Social Determinants of Health
Conditions in the places where people live, learn, work, and play affect a wide range of health risks and outcomes. These conditions are known as Social Determinants of Health (SDOH).
We know that poverty limits access to healthy foods and safe neighborhoods and that more education is a predictor of better health. We also know that differences in health are striking in communities with poor SDOH such as unstable housing, low income, unsafe neighborhoods, or substandard education. By applying what we know about SDOH, we can not only improve individual and population health but also advance health equity. (Source: CDC)
Cost-burdened housing are housing units whose occupants spend 30% of more of their household income on housing costs. The percentage of cost-burdened housing was calculated from ACS Table B25106. The calculation sums all housing units where housing costs comprise 30% or more of the occupants' household income, and also sums households with zero or negative income. This sum is then divided by the total number of occupied housing units and multiplied by 100. For owner-occupied housing units, the costs are monthly owner costs; for renter-occupied units, the costs are gross rent.
Poverty and Child Poverty
The American Community Survey uses the federal poverty line threshold to determine poverty status for families and individuals. If a family's total income is less than the corresponding threshold, then that family and every individual in it is considered in poverty. The data here is from Table S1701.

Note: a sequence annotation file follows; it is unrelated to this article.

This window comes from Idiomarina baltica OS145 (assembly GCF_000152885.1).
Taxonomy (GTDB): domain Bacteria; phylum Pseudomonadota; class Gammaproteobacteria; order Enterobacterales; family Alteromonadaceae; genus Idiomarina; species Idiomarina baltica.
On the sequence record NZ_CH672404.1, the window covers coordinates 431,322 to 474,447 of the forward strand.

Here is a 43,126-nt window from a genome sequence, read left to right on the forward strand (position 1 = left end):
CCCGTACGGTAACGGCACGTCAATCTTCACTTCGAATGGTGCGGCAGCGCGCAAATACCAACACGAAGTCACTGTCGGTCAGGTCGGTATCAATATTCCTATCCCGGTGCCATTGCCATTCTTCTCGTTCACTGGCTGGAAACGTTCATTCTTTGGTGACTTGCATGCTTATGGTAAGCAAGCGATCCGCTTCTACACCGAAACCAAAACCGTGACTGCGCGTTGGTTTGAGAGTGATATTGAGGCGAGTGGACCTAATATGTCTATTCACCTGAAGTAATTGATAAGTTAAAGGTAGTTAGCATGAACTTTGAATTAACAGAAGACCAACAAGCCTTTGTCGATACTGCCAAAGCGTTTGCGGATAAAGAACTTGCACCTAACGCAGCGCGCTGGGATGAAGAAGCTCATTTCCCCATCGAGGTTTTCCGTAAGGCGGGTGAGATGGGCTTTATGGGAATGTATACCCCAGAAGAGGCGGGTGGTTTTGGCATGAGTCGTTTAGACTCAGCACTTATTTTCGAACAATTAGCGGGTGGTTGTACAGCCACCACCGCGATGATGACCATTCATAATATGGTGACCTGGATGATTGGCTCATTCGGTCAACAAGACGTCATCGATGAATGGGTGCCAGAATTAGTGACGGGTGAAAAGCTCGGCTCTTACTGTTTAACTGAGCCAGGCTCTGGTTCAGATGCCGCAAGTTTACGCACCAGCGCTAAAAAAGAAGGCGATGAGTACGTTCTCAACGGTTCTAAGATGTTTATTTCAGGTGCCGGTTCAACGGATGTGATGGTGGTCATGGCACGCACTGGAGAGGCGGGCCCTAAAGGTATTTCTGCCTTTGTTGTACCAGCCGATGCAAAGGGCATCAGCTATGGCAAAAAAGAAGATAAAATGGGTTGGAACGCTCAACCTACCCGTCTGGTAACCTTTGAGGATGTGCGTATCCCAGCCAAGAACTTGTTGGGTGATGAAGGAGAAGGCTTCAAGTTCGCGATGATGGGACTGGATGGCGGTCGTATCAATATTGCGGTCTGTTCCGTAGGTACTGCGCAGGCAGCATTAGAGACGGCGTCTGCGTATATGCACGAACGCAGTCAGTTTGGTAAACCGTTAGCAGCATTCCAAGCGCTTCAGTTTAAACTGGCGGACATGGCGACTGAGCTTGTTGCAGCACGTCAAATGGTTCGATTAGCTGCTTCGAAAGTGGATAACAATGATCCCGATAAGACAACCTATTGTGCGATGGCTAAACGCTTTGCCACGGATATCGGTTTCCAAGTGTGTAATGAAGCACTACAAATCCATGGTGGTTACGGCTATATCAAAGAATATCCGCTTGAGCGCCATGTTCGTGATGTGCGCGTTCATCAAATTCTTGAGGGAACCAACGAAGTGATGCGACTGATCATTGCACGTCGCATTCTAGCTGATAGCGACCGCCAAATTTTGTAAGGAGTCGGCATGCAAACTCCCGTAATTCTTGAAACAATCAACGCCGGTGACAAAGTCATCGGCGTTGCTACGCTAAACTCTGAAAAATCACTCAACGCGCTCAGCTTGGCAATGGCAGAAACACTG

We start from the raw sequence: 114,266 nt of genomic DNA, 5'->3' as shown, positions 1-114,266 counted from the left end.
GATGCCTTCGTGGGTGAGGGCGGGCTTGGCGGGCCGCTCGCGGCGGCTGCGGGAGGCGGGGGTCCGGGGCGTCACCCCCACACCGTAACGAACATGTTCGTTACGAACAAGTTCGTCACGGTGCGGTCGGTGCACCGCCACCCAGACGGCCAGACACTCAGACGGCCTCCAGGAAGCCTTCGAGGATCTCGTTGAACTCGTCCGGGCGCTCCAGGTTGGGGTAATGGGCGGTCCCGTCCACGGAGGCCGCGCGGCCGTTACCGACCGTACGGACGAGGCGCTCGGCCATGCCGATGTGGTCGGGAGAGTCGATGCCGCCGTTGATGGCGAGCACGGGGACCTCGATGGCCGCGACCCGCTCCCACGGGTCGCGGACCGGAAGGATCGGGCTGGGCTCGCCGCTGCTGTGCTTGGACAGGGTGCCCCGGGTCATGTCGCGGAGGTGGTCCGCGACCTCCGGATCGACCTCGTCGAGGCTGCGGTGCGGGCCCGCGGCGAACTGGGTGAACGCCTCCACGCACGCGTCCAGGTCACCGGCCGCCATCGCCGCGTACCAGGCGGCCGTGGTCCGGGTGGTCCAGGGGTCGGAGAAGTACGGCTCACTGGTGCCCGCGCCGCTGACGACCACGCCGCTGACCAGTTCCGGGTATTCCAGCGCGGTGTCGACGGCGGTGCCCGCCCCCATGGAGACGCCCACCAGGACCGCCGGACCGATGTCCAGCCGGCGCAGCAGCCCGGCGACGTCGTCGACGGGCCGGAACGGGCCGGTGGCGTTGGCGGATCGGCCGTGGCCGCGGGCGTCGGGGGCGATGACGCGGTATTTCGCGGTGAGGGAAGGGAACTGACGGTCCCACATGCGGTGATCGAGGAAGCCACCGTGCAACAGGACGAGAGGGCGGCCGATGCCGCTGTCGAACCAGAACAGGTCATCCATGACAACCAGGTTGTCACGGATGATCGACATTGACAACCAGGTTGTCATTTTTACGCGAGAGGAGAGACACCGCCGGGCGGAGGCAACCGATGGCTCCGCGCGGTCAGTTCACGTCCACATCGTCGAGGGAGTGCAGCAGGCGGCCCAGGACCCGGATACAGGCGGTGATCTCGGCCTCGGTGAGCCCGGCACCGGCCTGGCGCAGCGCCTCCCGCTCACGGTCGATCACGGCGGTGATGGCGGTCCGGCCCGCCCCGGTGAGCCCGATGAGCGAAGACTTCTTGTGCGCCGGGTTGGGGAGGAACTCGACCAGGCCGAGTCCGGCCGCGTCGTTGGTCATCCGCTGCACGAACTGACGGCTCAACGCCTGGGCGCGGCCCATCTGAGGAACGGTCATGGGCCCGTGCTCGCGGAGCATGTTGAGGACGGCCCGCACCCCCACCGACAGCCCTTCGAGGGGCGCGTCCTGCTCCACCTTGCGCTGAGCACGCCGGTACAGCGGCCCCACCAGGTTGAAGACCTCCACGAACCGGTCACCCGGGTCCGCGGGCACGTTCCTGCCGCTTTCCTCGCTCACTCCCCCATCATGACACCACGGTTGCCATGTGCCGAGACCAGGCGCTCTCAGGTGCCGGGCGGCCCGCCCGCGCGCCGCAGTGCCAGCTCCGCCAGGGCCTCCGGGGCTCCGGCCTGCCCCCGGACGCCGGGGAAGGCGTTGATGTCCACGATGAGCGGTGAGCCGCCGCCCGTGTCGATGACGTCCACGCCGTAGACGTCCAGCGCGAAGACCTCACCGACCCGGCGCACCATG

Poverty is an extreme condition. The National Center for Children in Poverty reported that the level of income families typically require to make ends meet is nearly twice the federal poverty thresholds. While the poverty thresholds are adjusted each year based on inflation, they do not reflect regional differences in cost of living: the poverty thresholds are the same everywhere in the United States. The Census states: "Although the thresholds in some sense reflect a family’s needs, they are intended for use as a statistical yardstick, not as a complete description of what people and families need to live."
Food insecurity measures the percent of households lacking consistent access to adequate healthy food. Households with extreme food insecurity may face hunger. The map below, based on data from Feeding America: Map the Meal Gap, compares rates of food insecurity across counties.
About the Data
• Cost-burdened housing data was calculated by LiveStories from ACS table B25106. The calculation sums all housing units where housing costs comprise 30% or more of the occupants' household income, and also sums households with zero or negative income. This sum is then divided by the total number of occupied housing units and multiplied by 100. For owner-occupied housing units, the costs are monthly owner costs; for renter-occupied units, the costs are gross rent.
• Poverty and child poverty rate data is from ACS table S1701.
• Food insecurity data are estimates published by Feeding America. Citation: Gundersen, C., A. Dewey, M. Kato, A. Crumbaugh & M. Strayer. The 2017 data is from: "Map the Meal Gap 2019: A Report on County and Congressional District Food Insecurity and County Food Cost in the United States in 2017." Feeding America, 2019. Details about their methodology can be found here.